Can I Teach My Puppy to Tolerate Petting?

Petting puppy

Q. My puppy gets squirmy when I try to play with her ears or feet, and struggles to get free. Can I help her get comfortable with petting? I’m worried this aversion will cause a problem when she’s an adult.

A. You’re right to anticipate that your puppy’s discomfort may be an issue later on — problems can arise with dogs who aren't taught to relax while being handled. Puppyhood is the best time to teach your dog that it's OK to be touched, lifted, cuddled and moved. This is important during veterinary exams, grooming and nail trims. Teaching your puppy to tolerate touching will also make her less likely to react if an accident occurs, such as someone tripping and falling over her.

Many dogs have specific areas where they are uncomfortable being touched, like the paws and ears. Your goal is to get your puppy comfortable with being held, touched and moved in a variety of ways, while paying special attention to her more sensitive areas. Rather than forcing your puppy to stay still while you’re handling her, which doesn’t eliminate the fear or discomfort that causes her panicked reaction, teach her that good things happen when you’re touching her. You want to take an uncomfortable experience and turn it into something that she not only tolerates but enjoys.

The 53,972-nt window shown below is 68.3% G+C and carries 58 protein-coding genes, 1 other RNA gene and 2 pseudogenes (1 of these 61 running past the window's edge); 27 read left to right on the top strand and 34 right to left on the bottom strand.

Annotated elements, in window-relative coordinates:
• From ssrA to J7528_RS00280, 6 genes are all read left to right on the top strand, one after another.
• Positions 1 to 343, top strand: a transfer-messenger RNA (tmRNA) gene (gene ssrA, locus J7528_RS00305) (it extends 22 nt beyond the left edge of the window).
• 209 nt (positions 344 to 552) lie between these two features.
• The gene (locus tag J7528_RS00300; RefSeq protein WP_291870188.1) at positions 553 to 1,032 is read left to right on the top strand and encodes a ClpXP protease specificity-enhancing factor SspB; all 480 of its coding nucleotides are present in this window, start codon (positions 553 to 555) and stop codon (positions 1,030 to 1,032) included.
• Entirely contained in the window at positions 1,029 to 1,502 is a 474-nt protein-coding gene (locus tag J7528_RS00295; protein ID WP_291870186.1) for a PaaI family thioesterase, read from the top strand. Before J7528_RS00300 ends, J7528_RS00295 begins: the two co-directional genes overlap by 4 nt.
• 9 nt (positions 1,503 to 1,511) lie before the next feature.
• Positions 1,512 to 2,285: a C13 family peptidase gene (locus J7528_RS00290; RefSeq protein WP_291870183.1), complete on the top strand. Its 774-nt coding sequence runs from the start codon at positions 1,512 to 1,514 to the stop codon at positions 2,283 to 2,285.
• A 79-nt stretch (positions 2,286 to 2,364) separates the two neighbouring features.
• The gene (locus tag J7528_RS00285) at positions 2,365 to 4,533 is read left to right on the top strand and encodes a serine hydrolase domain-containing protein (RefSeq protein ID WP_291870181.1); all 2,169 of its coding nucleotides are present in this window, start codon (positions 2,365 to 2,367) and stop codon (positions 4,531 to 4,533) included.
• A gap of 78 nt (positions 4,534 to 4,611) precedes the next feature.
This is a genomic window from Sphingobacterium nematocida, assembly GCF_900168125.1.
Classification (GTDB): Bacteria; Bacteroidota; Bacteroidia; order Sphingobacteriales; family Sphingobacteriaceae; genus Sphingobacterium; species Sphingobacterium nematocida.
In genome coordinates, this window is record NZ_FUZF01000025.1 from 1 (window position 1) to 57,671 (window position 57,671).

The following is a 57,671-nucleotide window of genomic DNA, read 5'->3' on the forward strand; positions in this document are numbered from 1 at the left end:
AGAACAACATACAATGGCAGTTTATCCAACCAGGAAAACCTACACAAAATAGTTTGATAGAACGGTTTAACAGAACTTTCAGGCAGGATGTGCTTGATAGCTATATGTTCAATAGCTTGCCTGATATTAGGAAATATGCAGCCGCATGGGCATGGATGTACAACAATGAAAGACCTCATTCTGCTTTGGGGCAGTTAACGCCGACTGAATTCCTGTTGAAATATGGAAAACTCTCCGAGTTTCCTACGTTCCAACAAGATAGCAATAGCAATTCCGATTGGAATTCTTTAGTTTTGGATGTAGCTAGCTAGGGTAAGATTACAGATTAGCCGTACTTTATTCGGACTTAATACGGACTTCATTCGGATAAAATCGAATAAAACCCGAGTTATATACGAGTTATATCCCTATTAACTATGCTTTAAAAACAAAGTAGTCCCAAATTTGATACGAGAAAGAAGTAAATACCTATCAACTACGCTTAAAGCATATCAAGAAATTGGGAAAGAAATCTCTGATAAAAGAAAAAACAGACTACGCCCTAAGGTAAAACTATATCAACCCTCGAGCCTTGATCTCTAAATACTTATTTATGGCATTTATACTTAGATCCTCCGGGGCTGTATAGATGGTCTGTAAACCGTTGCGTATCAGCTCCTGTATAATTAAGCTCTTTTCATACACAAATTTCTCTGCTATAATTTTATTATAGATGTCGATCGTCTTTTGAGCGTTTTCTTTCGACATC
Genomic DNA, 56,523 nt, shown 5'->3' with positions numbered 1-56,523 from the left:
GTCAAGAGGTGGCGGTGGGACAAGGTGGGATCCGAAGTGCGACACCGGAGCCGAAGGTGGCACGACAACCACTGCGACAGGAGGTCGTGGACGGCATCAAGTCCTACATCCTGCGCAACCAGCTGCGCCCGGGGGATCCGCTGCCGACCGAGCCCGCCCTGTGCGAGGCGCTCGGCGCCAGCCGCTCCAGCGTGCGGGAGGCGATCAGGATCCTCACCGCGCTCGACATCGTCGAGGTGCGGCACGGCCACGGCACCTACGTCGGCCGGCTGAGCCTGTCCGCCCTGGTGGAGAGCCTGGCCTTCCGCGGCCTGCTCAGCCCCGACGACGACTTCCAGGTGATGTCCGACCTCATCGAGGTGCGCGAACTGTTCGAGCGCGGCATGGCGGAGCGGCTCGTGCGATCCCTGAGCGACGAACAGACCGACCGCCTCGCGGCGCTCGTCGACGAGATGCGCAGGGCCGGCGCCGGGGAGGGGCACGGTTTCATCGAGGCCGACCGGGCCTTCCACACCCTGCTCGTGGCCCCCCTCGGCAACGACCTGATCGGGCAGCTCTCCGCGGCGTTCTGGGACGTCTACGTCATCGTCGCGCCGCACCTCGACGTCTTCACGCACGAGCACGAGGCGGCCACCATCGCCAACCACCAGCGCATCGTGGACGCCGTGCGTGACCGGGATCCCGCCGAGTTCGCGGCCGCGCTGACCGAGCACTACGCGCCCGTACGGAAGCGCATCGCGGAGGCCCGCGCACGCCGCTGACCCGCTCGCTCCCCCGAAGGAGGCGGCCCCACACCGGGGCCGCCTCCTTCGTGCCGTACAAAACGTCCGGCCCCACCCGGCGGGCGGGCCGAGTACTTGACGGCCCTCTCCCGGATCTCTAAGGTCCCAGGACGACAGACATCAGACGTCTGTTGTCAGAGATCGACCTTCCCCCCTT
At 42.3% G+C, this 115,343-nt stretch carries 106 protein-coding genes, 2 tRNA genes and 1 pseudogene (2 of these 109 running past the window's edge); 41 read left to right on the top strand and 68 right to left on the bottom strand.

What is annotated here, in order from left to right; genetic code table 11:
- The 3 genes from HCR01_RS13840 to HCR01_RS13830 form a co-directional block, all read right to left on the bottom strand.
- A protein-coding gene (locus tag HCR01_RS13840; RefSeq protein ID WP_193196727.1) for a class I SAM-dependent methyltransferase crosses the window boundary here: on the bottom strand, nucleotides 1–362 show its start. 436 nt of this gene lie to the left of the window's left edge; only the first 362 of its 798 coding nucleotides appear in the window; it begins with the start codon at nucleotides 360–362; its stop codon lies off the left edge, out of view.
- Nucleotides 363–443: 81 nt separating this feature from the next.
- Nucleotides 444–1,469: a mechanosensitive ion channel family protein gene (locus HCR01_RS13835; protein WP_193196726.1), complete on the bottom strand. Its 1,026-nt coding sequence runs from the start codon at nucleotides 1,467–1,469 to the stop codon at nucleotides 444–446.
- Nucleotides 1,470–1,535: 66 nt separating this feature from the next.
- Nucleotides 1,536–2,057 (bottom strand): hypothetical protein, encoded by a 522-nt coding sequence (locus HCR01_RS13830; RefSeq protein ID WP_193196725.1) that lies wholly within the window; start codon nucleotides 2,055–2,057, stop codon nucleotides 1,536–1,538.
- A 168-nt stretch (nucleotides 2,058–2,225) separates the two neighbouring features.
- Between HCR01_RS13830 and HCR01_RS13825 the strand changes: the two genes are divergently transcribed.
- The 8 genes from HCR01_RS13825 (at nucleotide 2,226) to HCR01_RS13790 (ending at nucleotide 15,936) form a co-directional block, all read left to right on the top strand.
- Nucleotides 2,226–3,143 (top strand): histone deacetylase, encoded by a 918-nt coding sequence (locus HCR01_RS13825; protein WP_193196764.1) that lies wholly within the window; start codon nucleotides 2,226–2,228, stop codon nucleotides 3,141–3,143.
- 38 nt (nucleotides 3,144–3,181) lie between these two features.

Help Your Puppy Relax

Choose a time when your dog is relaxed and comfortable, such as when she's settling down on the couch at night. Right before you pet her, give your dog a cue, such as “cuddle,” to let her know what you’re going to do. Begin by petting areas where your dog already tolerates touching, to help her stay relaxed. If your dog is uncomfortable with her paws being handled, for example, start petting away from the paws and in an area she's comfortable being touched, such as her shoulder. Say your word, “cuddle,” and then touch this area. Immediately after, give her a palatable reward, such as a small slice of cooked turkey hot dog.


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